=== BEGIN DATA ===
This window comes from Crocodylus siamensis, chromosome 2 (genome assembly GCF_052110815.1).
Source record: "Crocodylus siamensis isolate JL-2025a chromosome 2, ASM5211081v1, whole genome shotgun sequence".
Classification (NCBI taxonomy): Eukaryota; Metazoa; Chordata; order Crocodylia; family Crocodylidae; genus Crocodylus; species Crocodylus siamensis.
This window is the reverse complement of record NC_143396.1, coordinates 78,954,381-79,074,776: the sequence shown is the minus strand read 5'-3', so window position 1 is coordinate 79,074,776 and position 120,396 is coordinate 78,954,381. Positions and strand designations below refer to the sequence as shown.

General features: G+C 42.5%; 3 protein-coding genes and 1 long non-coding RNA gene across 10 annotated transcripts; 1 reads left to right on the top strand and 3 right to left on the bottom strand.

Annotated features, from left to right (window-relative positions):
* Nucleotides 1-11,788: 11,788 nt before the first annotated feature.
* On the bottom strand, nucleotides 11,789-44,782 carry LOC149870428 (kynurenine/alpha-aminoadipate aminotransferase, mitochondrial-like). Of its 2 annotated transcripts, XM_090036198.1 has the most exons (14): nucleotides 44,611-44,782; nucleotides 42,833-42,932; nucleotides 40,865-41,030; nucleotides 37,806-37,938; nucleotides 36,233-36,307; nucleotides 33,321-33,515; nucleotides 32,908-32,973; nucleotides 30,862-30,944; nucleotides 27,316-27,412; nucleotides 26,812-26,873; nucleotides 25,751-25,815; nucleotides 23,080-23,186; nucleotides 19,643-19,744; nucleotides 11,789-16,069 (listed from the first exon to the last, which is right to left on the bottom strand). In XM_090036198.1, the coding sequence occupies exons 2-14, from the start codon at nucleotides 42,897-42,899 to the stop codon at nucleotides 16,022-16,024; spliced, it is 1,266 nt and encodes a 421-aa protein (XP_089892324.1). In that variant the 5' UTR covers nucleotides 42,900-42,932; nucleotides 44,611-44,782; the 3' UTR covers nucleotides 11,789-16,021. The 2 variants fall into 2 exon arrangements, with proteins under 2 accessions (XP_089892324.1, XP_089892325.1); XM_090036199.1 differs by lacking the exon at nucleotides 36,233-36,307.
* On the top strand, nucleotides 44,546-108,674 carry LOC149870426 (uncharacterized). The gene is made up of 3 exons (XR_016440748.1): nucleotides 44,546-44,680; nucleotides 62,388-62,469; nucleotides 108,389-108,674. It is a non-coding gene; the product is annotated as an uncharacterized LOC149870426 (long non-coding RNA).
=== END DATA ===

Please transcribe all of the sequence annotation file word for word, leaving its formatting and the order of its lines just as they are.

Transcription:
This window comes from Crocodylus siamensis, chromosome 2 (genome assembly GCF_052110815.1).
Source record: "Crocodylus siamensis isolate JL-2025a chromosome 2, ASM5211081v1, whole genome shotgun sequence".
Classification (NCBI taxonomy): Eukaryota; Metazoa; Chordata; order Crocodylia; family Crocodylidae; genus Crocodylus; species Crocodylus siamensis.
This window is the reverse complement of record NC_143396.1, coordinates 78,954,381-79,074,776: the sequence shown is the minus strand read 5'-3', so window position 1 is coordinate 79,074,776 and position 120,396 is coordinate 78,954,381. Positions and strand designations below refer to the sequence as shown.

General features: G+C 42.5%; 3 protein-coding genes and 1 long non-coding RNA gene across 10 annotated transcripts; 1 reads left to right on the top strand and 3 right to left on the bottom strand.

Annotated features, from left to right (window-relative positions):
* Nucleotides 1-11,788: 11,788 nt before the first annotated feature.
* On the bottom strand, nucleotides 11,789-44,782 carry LOC149870428 (kynurenine/alpha-aminoadipate aminotransferase, mitochondrial-like). Of its 2 annotated transcripts, XM_090036198.1 has the most exons (14): nucleotides 44,611-44,782; nucleotides 42,833-42,932; nucleotides 40,865-41,030; nucleotides 37,806-37,938; nucleotides 36,233-36,307; nucleotides 33,321-33,515; nucleotides 32,908-32,973; nucleotides 30,862-30,944; nucleotides 27,316-27,412; nucleotides 26,812-26,873; nucleotides 25,751-25,815; nucleotides 23,080-23,186; nucleotides 19,643-19,744; nucleotides 11,789-16,069 (listed from the first exon to the last, which is right to left on the bottom strand). In XM_090036198.1, the coding sequence occupies exons 2-14, from the start codon at nucleotides 42,897-42,899 to the stop codon at nucleotides 16,022-16,024; spliced, it is 1,266 nt and encodes a 421-aa protein (XP_089892324.1). In that variant the 5' UTR covers nucleotides 42,900-42,932; nucleotides 44,611-44,782; the 3' UTR covers nucleotides 11,789-16,021. The 2 variants fall into 2 exon arrangements, with proteins under 2 accessions (XP_089892324.1, XP_089892325.1); XM_090036199.1 differs by lacking the exon at nucleotides 36,233-36,307.
* On the top strand, nucleotides 44,546-108,674 carry LOC149870426 (uncharacterized). The gene is made up of 3 exons (XR_016440748.1): nucleotides 44,546-44,680; nucleotides 62,388-62,469; nucleotides 108,389-108,674. It is a non-coding gene; the product is annotated as an uncharacterized LOC149870426 (long non-coding RNA).